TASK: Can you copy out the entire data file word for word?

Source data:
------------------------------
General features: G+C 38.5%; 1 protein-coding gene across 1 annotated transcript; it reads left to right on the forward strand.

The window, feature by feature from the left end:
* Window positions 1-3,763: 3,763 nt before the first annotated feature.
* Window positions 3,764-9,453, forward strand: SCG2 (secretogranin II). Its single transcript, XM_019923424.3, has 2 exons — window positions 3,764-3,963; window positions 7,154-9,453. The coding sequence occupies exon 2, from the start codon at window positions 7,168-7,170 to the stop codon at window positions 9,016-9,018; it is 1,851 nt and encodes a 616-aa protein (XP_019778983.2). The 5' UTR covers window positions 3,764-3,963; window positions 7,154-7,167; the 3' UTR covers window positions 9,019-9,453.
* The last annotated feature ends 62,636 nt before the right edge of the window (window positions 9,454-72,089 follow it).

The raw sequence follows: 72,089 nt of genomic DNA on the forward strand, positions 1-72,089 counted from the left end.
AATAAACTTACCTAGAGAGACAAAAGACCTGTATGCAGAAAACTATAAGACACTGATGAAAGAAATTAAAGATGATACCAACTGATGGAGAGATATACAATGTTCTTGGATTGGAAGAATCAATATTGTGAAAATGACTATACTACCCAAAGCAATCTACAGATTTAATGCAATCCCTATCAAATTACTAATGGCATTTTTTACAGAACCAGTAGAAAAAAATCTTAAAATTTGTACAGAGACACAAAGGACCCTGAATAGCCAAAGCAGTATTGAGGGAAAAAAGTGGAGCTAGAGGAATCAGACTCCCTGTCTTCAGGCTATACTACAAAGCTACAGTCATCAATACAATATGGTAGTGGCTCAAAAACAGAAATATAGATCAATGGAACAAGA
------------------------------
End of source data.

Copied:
General features: G+C 38.5%; 1 protein-coding gene across 1 annotated transcript; it reads left to right on the forward strand.

The window, feature by feature from the left end:
* Window positions 1-3,763: 3,763 nt before the first annotated feature.
* Window positions 3,764-9,453, forward strand: SCG2 (secretogranin II). Its single transcript, XM_019923424.3, has 2 exons — window positions 3,764-3,963; window positions 7,154-9,453. The coding sequence occupies exon 2, from the start codon at window positions 7,168-7,170 to the stop codon at window positions 9,016-9,018; it is 1,851 nt and encodes a 616-aa protein (XP_019778983.2). The 5' UTR covers window positions 3,764-3,963; window positions 7,154-7,167; the 3' UTR covers window positions 9,019-9,453.
* The last annotated feature ends 62,636 nt before the right edge of the window (window positions 9,454-72,089 follow it).

The raw sequence follows: 72,089 nt of genomic DNA on the forward strand, positions 1-72,089 counted from the left end.
AATAAACTTACCTAGAGAGACAAAAGACCTGTATGCAGAAAACTATAAGACACTGATGAAAGAAATTAAAGATGATACCAACTGATGGAGAGATATACAATGTTCTTGGATTGGAAGAATCAATATTGTGAAAATGACTATACTACCCAAAGCAATCTACAGATTTAATGCAATCCCTATCAAATTACTAATGGCATTTTTTACAGAACCAGTAGAAAAAAATCTTAAAATTTGTACAGAGACACAAAGGACCCTGAATAGCCAAAGCAGTATTGAGGGAAAAAAGTGGAGCTAGAGGAATCAGACTCCCTGTCTTCAGGCTATACTACAAAGCTACAGTCATCAATACAATATGGTAGTGGCTCAAAAACAGAAATATAGATCAATGGAACAAGA